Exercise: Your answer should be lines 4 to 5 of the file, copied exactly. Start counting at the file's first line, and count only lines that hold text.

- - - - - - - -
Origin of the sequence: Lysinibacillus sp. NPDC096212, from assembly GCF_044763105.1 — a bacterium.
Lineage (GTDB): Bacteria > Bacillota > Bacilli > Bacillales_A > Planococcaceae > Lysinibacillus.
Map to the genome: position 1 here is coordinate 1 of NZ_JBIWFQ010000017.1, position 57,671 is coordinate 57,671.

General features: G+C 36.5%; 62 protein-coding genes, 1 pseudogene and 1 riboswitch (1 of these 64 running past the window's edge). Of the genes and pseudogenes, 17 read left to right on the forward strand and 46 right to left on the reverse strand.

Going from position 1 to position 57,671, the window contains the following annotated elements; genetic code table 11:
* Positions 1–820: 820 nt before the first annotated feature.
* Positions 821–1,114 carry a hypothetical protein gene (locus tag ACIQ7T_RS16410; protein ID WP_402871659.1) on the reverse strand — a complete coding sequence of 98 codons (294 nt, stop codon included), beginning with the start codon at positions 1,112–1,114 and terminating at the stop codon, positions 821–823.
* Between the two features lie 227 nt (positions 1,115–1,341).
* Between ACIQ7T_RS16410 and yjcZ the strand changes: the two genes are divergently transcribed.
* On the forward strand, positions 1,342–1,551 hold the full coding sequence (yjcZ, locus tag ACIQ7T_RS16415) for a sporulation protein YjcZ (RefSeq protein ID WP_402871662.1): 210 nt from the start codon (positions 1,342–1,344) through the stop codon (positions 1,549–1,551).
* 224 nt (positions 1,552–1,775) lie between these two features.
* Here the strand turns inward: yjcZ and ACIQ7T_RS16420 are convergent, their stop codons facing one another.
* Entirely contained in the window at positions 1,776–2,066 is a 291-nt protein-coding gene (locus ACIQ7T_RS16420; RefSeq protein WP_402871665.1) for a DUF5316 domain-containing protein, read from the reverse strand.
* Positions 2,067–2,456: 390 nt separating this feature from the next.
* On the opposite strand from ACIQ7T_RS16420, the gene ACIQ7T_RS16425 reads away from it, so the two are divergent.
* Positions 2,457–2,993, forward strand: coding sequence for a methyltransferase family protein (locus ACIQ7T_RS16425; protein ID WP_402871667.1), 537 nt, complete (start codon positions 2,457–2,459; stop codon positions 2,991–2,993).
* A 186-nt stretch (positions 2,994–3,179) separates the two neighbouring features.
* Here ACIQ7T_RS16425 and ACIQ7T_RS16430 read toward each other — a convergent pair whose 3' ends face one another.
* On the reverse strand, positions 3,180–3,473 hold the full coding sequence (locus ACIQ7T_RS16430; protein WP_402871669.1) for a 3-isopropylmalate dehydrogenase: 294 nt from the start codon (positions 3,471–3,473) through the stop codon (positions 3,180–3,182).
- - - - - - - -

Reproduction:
General features: G+C 36.5%; 62 protein-coding genes, 1 pseudogene and 1 riboswitch (1 of these 64 running past the window's edge). Of the genes and pseudogenes, 17 read left to right on the forward strand and 46 right to left on the reverse strand.

Going from position 1 to position 57,671, the window contains the following annotated elements; genetic code table 11: